If you ever want to see a chemist do a magic trick, ask them to pour a liquid from one weird container to another—they will probably be proud to show you that they can do it without spilling a drop. Because of the intellectual work scientists are known for, it is easy to forget that laboratory research often requires working with your hands. But I never would have thought of setting up my reactions as a kind of art until I had a conversation with a magician.
Siegfried Tieber is a career magician based out of LA, where he is a member of and regular performer for the famous Magic Castle. I got to see him at a science communication conference where he used his sleight of hand tricks to demonstrate the necessity of entertainment in communication. As he performed his magic, wowing an audience of science nerds who are not easily fooled, Siegfried showed us how important it is to have a strong stage presence as a tool to share your message.
As a science communicator, I was interested in knowing more about how he builds that persona on stage and structures the arc of his act. So I asked him about it over a hike. But that’s not the conversation we had.
Siegfried talks about a deck of cards like a musical instrument. When he feels the deck in his hands, his body already knows how to make them move. Some decks have a different feel to them, making them better suited for different tricks. Siegfried has many unique and interesting deck of cards that he experiments with to develop his magic. But as Siegfried continued to explain the importance of practice to create his art, I was reminded of a piece of advice from my research advisor.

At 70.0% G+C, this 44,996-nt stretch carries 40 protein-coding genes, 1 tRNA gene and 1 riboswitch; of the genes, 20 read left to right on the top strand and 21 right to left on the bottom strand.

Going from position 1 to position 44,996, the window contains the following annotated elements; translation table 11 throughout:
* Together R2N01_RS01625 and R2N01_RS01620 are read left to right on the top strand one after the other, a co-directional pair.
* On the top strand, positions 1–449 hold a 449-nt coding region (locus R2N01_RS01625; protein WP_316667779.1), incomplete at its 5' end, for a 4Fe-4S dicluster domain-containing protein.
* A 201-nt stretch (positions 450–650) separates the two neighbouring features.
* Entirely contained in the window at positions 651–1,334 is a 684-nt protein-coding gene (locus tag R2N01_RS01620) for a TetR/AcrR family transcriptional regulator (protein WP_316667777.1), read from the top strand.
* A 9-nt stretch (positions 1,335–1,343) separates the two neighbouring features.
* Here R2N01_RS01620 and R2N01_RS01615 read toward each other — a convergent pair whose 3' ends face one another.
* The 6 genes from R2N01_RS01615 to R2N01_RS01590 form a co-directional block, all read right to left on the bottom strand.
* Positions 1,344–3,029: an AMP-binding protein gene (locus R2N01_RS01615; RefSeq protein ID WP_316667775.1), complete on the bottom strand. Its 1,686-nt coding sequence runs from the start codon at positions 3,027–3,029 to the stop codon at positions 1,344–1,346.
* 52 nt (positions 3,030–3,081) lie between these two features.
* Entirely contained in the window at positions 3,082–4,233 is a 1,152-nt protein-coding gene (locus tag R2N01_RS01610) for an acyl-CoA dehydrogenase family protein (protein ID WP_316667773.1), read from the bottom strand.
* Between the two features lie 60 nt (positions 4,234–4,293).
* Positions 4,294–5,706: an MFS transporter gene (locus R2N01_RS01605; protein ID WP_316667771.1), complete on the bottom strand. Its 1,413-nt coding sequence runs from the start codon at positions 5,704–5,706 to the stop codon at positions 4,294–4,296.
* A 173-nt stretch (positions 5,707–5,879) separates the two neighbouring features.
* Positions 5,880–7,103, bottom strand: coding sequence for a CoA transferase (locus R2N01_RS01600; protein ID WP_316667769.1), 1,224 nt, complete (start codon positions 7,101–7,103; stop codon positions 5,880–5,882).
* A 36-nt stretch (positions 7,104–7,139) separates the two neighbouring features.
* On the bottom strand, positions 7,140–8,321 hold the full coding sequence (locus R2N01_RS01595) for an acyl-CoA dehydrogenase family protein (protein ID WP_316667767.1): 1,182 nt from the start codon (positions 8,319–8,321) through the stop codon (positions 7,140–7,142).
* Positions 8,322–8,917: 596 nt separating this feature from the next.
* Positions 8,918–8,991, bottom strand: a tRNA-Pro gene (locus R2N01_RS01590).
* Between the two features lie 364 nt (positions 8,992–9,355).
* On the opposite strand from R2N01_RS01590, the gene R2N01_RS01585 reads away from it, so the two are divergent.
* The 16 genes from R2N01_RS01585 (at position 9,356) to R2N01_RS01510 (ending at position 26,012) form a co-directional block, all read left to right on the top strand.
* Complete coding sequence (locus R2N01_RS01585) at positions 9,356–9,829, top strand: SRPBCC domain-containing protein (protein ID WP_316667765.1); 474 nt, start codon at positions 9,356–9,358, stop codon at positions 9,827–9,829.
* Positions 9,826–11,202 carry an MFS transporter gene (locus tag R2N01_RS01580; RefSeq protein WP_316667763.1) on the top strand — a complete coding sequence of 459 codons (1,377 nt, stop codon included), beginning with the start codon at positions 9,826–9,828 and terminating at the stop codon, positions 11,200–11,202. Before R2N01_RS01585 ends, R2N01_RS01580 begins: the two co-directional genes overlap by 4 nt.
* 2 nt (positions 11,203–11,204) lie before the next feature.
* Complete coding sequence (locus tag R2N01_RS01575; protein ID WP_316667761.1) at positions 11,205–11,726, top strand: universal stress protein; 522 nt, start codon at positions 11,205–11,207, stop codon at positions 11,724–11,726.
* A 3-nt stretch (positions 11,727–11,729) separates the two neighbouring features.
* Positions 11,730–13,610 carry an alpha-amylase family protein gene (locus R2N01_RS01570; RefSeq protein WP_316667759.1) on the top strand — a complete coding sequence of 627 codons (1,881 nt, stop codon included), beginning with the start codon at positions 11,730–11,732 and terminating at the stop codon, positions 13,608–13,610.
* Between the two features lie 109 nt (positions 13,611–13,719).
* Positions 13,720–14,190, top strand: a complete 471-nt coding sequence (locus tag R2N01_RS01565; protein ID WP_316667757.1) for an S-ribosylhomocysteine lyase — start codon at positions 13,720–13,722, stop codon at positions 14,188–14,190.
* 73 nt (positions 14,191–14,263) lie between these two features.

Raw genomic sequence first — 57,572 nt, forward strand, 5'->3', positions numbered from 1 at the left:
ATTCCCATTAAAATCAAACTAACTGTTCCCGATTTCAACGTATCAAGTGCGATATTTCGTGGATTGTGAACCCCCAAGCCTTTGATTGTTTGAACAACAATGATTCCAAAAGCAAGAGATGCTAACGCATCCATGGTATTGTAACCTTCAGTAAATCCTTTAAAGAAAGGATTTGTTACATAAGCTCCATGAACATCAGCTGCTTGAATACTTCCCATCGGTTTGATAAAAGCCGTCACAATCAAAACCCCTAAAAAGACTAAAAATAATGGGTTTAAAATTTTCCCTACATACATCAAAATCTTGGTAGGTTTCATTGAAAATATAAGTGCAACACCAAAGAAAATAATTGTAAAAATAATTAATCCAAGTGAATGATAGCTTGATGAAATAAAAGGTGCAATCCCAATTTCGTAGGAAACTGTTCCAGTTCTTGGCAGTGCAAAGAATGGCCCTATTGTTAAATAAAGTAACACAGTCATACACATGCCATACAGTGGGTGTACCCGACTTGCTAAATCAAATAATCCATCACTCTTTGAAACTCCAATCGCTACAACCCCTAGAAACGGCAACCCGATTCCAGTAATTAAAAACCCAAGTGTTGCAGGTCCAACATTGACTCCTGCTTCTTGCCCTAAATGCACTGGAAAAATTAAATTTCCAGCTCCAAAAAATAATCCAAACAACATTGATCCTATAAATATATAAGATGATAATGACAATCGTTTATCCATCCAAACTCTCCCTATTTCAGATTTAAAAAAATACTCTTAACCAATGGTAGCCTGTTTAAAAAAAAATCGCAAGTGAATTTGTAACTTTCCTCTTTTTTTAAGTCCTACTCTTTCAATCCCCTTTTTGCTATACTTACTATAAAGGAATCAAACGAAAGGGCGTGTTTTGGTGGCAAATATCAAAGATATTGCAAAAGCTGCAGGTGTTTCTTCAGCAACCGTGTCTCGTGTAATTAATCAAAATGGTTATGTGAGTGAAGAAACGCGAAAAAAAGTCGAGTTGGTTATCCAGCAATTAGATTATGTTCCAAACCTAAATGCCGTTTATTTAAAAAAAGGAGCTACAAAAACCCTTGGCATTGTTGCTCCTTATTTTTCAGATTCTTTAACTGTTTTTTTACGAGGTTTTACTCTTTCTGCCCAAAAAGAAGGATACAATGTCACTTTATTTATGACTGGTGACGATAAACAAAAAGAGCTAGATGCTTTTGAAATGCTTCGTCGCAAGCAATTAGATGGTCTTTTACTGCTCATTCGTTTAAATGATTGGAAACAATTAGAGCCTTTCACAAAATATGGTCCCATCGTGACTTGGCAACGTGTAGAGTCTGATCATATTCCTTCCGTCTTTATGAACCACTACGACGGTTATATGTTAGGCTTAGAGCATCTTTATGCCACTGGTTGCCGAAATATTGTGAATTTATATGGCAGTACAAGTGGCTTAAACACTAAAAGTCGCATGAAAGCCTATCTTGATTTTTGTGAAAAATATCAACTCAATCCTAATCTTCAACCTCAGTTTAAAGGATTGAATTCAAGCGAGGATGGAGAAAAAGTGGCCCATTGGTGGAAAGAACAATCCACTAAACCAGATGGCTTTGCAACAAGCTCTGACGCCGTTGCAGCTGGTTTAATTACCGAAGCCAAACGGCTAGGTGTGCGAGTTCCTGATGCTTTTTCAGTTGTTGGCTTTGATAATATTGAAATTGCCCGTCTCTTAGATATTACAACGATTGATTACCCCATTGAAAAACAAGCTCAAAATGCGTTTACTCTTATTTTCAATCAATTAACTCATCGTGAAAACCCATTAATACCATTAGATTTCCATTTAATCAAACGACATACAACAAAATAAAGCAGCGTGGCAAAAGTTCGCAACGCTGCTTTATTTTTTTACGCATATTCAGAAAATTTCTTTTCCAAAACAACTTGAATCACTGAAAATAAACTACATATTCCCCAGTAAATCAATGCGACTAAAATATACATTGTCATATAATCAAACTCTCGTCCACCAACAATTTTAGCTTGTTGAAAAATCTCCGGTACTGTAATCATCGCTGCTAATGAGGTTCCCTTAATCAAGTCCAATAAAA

“You are a young chemist. The more time you spend in lab, the better you will get with your hands. And better hands make for better chemistry.” Or something like that. And as my advisor’s voice echoed in my head, I realized that being a bench scientist gave me something in common with this magician: the physicality of our work.
I may not be performing for anyone when I carefully weight out my chemicals and mix them together in specially chosen glassware, slowly enough that nothing bubbles over. I am very often completely alone when I tune my instruments to the exact specifications I need to characterize my products. But each of those acts requires me to be present and aware of my body. Shaky hands make messes and imprecise actions cause spills. Yet there are still movements that I do unconsciously that make my work feel almost graceful.
I often complain that I don’t have enough time to exercise and move my body—which is mostly true. But it never occurred to me that working in the lab could also be a practice in physical mindfulness. That I already spend time using my body to make careful, measured movements as a part of my chemistry. Talking with Siegfried helped me realize that there are more artistic components to laboratory science than I had initially realized. I am by no means going to go around calling myself an artist now. But with this new found insight, I am a little more excited to call myself a scientist.